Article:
Local industry promotion sustains drive against poverty in ARMM PDF Print E-mail
Friday, 26 August 2011 14:56

Industry, not politics, serves as the flagship of economic prosperity of nations. I cannot paraphrase exactly the thesis of an article I read more than a decade ago. But indeed it meant that way.

The writer substantiated it with the examples of the British Empire with its East India Company, the United States and Japan with their global industrial might as well as of lesser nations and entities whose industry sectors created so much economic prosperity and political power. South Korea, Thailand and Vietnam are on the rise.

That leaves any well-meaning Muslim hard put in finding a number of Muslim nations that could come near this category.

Then sometime in 2003 came Samuel Huntington’s “Class of Civilization” book which helped me gain a little bit more insight into the economic state of the Muslim world, including our own Autonomous Region in Muslim Mindanao.

The book reinforces long-standing and damaging misperceptions such as the “notion that Western and Muslim civilizations had little in common…and that Islam and modernity are inherently incompatible.”  This is borne by the judgment based on the scientific and economic superiority achieved by the western civilization over that of the Muslims all over the world.

Nevertheless, Nazeer Aziz Ladhani, chief executive officer of the Aga Khan Foundation Canada, pointed out that “What clouds our understanding of this issue — and exacerbates efforts within the Muslim world to demonstrate the fallacy of the Islamic versus modernity dialectic — are the poverty, ignorance and isolation endemic to the developing world, where the majority of Muslims live.”  And so there lies the crux of writer Huntington’s thesis.

Poverty and its attendant features such as the prevalent lack of the economic uplifting force of industries, has come at the center of the Muslim dilemma.  In the so-called developing world where most of the poor Muslim nations belong, poverty alleviation has become a focus for much of the efforts of governments and developmental bodies in the world today.

The United Nation’s Millennium Development Goal is that of halving or reducing to 50% the global poverty incidence.  The ARMM, with its more that 60% poverty incidence, understandably the highest in the country, has not been fairing well in recent decades. The unresolved Moro political/territorial problem and the unshrinking poverty incidence continue to necessitate external impetus for economic advancement.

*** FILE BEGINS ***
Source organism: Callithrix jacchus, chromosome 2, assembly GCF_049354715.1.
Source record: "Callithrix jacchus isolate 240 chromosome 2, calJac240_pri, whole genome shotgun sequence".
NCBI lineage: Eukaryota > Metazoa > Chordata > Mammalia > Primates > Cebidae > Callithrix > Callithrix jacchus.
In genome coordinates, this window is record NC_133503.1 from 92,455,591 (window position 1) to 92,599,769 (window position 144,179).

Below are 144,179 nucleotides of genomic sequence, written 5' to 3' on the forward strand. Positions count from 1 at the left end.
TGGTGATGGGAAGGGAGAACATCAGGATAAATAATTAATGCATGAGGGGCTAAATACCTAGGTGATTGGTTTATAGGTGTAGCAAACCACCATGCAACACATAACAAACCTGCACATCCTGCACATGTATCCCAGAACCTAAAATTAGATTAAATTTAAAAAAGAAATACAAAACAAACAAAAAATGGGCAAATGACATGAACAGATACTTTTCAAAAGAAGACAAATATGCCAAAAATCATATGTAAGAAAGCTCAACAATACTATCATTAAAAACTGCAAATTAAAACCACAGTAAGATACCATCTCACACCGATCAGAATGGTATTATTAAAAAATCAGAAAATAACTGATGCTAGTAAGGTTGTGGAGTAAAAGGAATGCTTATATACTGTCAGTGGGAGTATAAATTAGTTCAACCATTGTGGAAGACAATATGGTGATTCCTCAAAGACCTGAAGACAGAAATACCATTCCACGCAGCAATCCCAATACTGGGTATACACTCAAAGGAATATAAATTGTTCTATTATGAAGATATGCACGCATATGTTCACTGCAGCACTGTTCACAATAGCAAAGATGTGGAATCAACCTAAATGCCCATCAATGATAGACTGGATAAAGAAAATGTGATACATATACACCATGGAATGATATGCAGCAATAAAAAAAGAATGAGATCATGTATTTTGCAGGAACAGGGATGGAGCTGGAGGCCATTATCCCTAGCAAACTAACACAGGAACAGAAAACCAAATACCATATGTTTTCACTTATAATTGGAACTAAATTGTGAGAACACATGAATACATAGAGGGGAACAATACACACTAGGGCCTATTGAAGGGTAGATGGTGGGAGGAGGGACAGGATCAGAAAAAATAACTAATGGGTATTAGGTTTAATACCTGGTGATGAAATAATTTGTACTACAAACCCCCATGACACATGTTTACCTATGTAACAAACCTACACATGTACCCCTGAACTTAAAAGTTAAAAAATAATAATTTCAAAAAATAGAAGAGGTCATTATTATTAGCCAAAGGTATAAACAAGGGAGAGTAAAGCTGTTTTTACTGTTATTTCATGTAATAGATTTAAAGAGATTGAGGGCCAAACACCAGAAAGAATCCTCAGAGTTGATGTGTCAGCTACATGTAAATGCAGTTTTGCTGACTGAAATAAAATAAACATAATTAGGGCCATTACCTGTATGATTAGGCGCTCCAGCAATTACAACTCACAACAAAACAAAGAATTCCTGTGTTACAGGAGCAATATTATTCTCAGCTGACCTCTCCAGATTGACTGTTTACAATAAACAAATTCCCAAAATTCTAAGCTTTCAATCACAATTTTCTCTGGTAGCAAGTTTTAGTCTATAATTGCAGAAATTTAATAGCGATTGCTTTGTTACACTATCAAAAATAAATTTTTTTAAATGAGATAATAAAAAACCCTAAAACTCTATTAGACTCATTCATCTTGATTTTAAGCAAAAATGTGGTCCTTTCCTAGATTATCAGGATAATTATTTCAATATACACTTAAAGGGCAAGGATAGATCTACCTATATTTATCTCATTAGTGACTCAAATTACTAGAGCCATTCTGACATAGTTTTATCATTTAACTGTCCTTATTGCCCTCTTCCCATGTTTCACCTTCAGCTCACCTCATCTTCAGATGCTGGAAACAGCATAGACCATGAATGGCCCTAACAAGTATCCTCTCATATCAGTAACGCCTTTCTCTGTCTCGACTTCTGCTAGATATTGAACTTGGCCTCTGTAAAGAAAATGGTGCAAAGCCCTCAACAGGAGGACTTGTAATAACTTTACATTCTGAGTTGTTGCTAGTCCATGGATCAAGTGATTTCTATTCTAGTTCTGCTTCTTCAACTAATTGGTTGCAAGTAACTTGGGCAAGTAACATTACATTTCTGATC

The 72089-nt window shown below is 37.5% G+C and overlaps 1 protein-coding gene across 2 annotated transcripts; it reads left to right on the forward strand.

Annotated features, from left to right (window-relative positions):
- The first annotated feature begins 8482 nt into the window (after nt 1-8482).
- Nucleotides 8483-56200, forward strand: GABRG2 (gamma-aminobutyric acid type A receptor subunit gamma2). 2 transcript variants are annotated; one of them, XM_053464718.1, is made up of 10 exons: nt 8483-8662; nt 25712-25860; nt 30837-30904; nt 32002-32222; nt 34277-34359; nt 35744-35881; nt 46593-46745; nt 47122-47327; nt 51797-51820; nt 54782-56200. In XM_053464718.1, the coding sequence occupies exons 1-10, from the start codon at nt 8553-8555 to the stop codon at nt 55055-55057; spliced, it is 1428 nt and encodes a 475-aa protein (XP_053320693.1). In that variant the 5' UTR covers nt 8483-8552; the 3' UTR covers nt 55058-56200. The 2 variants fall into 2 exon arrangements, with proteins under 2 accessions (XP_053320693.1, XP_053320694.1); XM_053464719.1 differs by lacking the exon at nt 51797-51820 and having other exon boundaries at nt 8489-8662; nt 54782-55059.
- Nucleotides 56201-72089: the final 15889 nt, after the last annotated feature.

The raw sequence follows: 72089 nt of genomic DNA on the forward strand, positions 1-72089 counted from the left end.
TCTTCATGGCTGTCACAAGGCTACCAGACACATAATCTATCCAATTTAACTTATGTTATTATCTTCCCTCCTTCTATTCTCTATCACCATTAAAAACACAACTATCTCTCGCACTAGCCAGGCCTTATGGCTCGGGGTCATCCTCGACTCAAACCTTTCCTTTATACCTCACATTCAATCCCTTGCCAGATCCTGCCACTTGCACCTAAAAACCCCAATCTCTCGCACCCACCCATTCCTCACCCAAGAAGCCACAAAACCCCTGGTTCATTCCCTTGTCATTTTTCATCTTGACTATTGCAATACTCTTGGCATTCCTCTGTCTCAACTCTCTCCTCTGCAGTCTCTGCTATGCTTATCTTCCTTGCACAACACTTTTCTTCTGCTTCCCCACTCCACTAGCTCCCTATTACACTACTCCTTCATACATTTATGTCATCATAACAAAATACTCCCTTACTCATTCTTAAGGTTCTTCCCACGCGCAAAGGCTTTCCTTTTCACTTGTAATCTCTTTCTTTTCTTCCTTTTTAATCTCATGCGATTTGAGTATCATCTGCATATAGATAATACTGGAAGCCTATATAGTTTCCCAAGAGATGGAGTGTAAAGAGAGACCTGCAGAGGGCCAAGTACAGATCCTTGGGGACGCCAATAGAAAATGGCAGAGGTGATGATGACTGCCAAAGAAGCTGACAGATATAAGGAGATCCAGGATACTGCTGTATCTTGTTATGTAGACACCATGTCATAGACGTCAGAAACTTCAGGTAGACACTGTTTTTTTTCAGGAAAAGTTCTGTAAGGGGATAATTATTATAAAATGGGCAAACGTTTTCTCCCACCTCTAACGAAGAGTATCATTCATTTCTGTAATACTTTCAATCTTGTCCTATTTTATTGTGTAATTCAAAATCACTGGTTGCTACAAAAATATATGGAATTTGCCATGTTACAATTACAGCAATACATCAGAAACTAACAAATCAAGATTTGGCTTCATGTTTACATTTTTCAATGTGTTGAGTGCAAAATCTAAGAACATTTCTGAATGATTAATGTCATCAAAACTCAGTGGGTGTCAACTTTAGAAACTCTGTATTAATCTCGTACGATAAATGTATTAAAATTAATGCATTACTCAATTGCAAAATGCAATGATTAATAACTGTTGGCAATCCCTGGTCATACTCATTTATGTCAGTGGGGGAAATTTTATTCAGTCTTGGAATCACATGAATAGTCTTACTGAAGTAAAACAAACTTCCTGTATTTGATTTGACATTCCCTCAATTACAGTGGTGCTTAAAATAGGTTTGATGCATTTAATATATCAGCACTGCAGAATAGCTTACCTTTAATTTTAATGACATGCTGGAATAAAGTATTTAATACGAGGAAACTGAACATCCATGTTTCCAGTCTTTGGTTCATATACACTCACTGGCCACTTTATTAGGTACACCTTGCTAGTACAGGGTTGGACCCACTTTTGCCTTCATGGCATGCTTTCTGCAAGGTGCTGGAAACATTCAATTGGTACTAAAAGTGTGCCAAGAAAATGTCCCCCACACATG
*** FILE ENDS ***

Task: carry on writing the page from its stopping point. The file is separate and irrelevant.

The Japanese government, thru the Japan International Cooperation Agency (JICA) has been helping the ARMM since 2004 to enhance its social and economic condition.  JICA provided support to the Department of Agriculture and Fisheries to enhance a Rice-Based Farming System and as well as various support towards the early efforts to develop Halal industry. Numerous JICA social and infrastructure support programs are indeed making significant contribution in the overall effort to lift the region from the ashes of decades-long war.

The recent launching of the JICA funded Development Study on Promotion of Local Industry in the Autonomous Region in Muslim Mindanao (LIP-ARMM) comes as another welcome development as it sustains earlier efforts, particularly the Halal Food Industry Development initiatives. And it opens another opportunity for the ARMM development agents in working up our regional economic dilemma.

Reporting back to DAF after my short stint at DTI-ARMM, it was a delight to renew my team-up with the top guns of the agency.  ASec Tess Maguindra, CEO VI, was designated LIP Focal Person for DTI, and Dr. Baks Datumanong a resource person for One Town One Product. I also got my LIP Focal Person-DAF designation. And so back to work for the thing that interests us most, being part of the effort to mitigate poverty incidence in ARMM, though one very tall order it might seem.

Local Industry Promotion aims to develop businesses. It will encourage the emergence of innovative kind of entrepreneurs and industry leaders who could produce more goods and values for our local agri-fisheries and other resource endowments for the purpose of creating livelihood and jobs.

Joblessness and poverty help fuel our current peace and order problem which is generating dire consequence on the lives of thousands of people in evacuations centers, in the slums of population centers and elsewhere.

Industries, no matter how our regional political entity will evolve, will be our flagship carriers towards social and economic development. But, for now, such flagships cannot launch their voyages into the competitive sea without political will – meaning:  full measure of required governmental equity. — PIA